When quantifying the levels of IgG subclasses, prozone effect should always be eliminated through successive dilution methods, which was done in this case.

Despite its low positive predictive value, IgG4 levels are a useful tool in monitoring responsiveness to treatment and in predicting relapses.25

Hypocomplementemia is a distinct feature of IgG4‑RD and it seems to be more frequent if the kidney is involved; however only a low proportion of patients present it.26 IgG1 and IgG3 have the highest affinity for C1q binding and complement activation via the classical pathway, which may account for the striking C4 consumption in these cases, as well in the one here described. Complement levels may be used to appraise disease recurrence in IgG4‑RKD.27

Our patient presented with circulating ANA, rheumatoid factor and polyclonal hypergammaglobulinemia and many patients with IgG4‑RD have been shown to have circulating ANA or rheumatoid factor.

There is still controversy as to whether IgG4‑RD is an autoimmune disease. Its association with hypergammaglobulinemia, autoantibody seropositivity and good responsiveness to corticoid therapy has raised this possibility. Some authors defend that the disorder has an allergic background since it is frequently allied with increased serum levels of IgE and eosinophilia.28

However Mattoo et al.29 showed that plasmablast‑derived antibody clones from patients with IgG4‑RD react with autoantigens in the cytosole of Hep‑2 cells, supporting the role of a disease‑specific autoantibody.

Another possibility is that the clonal expansion of IgG4‑positive plasma cells is an induced anti‑inflammatory response to another underlying immune condition. Some researchers have reported elevated plasmablast accumulations in the blood of patients with active systemic lupus erythematosus and rheumatoid arthritis.30-31

When submitted to chemotherapy, the patient went into remission due to treatment with prednisolone and cyclophosphamide. Glucocorticoids are the first line agent for remission induction in all patients with active disease – prednisone 0.6 mg/Kg/day or 30 – 40 mg/day.32 The initial dose is continued for 2 – 4 weeks and then tapered gradually (5 mg every 1 – 2 weeks) to a maintenance dose (5 – 10 mg/day). Additionally, in a prospective cohort study conducted by Yunyun et al. treatment with glucocorticoids alone versus glucocorticoids plus cyclophosphamide were shown to be equally effective at the initial stage of the disease, but the latter had a lower relapse rate than monotherapy overtime.33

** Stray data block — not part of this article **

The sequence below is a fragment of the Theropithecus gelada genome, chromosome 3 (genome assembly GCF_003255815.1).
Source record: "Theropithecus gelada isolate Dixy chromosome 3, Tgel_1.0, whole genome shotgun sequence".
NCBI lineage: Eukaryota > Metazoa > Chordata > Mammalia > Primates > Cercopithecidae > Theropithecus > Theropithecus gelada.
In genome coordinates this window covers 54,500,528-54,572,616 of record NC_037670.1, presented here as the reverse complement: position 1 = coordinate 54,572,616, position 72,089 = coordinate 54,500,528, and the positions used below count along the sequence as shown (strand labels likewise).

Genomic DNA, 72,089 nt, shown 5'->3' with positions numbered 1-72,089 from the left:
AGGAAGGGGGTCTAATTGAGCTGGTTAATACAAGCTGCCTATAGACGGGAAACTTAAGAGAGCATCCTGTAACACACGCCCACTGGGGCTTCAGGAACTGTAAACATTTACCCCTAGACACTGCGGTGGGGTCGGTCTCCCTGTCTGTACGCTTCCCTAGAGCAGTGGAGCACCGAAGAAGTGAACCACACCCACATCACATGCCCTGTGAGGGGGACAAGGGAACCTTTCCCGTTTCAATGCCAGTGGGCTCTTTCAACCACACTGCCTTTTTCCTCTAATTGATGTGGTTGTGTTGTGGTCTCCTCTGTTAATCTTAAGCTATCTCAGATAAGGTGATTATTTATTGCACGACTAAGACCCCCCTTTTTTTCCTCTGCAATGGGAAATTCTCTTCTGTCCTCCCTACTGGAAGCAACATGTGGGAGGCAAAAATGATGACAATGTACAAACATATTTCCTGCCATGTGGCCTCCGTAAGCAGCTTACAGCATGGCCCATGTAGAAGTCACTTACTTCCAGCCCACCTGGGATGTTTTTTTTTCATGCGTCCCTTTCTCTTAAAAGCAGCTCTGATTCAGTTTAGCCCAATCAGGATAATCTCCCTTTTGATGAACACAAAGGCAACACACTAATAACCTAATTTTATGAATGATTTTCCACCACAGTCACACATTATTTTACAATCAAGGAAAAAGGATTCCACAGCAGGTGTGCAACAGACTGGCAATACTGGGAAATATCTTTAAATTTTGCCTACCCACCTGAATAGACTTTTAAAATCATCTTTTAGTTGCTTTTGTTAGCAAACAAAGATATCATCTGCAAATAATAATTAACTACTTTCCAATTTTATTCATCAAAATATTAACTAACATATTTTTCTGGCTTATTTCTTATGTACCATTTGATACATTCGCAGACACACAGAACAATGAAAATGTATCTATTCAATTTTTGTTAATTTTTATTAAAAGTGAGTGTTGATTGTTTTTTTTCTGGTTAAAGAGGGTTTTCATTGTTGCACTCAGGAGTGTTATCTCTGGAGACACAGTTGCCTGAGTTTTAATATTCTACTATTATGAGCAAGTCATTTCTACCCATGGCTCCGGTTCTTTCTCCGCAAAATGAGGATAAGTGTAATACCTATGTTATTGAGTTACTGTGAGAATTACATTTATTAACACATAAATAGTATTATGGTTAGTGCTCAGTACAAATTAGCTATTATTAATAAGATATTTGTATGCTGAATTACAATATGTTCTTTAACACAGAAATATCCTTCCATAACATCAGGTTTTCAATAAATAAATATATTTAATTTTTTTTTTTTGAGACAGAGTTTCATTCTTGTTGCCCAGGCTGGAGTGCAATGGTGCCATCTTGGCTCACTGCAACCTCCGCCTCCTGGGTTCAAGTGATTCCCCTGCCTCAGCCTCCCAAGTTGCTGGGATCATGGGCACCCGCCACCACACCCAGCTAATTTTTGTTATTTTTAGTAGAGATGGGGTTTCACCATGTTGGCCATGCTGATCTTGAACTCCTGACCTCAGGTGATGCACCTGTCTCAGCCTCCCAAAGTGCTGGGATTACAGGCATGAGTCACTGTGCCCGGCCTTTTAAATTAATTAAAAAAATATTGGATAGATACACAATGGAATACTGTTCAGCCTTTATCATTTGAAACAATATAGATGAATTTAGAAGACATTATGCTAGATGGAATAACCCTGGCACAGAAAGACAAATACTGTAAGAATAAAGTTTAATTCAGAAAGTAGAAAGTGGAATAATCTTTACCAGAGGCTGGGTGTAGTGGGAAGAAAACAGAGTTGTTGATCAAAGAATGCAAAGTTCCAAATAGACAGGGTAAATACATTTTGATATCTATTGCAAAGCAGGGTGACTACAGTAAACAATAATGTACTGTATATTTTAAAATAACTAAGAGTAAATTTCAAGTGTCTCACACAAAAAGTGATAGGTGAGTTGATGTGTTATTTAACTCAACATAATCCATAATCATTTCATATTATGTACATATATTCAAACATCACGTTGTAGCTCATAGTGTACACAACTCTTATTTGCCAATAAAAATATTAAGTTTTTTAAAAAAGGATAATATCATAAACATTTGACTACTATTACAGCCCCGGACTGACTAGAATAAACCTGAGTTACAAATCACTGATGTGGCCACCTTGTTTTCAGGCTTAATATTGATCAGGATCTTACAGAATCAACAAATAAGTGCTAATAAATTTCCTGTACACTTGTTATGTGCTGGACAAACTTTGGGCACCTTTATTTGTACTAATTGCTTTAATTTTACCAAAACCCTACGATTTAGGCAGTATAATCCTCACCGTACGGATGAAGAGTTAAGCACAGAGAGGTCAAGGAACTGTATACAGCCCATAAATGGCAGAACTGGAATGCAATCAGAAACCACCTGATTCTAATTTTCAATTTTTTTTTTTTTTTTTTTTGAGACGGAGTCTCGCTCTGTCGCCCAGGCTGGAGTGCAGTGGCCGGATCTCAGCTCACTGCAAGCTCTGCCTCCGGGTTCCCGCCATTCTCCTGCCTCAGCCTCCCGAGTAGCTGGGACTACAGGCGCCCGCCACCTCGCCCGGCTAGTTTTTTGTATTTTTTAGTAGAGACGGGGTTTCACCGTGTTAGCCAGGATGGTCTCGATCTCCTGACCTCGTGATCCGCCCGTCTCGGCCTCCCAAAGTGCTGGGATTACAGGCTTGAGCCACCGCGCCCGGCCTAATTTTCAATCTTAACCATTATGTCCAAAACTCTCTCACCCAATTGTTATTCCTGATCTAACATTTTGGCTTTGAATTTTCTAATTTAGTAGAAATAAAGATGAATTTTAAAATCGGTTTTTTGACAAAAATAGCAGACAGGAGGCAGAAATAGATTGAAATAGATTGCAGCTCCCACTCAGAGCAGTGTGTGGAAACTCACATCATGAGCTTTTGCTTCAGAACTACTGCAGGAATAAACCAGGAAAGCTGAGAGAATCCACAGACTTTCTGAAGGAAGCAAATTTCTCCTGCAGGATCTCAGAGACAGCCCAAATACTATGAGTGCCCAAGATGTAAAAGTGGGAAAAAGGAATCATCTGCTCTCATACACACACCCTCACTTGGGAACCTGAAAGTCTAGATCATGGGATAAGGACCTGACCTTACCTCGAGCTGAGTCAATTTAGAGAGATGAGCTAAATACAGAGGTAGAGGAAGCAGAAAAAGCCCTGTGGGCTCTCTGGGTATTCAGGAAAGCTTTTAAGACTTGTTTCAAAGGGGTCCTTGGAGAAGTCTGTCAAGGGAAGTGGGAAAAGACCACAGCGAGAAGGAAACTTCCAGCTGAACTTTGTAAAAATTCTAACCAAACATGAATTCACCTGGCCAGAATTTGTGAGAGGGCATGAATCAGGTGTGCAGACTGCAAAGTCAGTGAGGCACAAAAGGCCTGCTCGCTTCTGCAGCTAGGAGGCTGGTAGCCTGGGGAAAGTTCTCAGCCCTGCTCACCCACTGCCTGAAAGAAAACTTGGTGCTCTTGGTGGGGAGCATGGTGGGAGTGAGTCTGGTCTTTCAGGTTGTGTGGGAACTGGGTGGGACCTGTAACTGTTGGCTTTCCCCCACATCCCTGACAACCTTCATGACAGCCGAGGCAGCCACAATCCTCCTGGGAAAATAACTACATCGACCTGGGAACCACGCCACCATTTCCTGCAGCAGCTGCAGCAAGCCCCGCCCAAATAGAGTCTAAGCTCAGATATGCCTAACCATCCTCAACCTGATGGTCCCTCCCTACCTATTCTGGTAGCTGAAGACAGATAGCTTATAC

Clinical improvement is rapid and a follow‑up serological assessment should be made within two weeks.34

When first line therapy fails to control the disorder, the use of steroid‑sparing agents, such as rituximab, may be needed.35 However, this and other possible therapeutic agents, such as azathioprine, mycophenolate mofetil, methotrexate, tacrolimus and omalizumab, still require more investigation.36

An international consensus statement has been drawn up by the American College of Rheumatology on the treatment of IgG4‑RD.37

In conclusion, IgG4‑RD is still a poorly understood disorder and its etiology is not yet established. It appears to have characteristics of both allergic and autoimmune disorders. Elevated levels of serum IgG4 are highly suggestive and tissue proven biopsy is the gold standard for diagnosis. IgG4‑RKD usually presents as TIN and treatment response depends on the degree of established fibrosis. Glucocorticoids are the first line treatment and rituximab may be administered in cases of resistant or relapsing disease.

Acknowledgments: The authors would like to thank Dr. Fernanda Carvalho, Dr. Helena Viana and Dr. Mário Gois, from the Laboratory of Renal Morphology in Hospital Curry Cabral.



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Correspondence to:

Marta Sofia Costa, MD

Department of Nephrology

Hospital de São Teotónio

Avenida Rei D. Duarte, 3504-509 Viseu



Disclosure of potential conflicts of interest: none declared


Received for publication: Apr 25, 2018

Accepted in revised form: Jul 11, 2018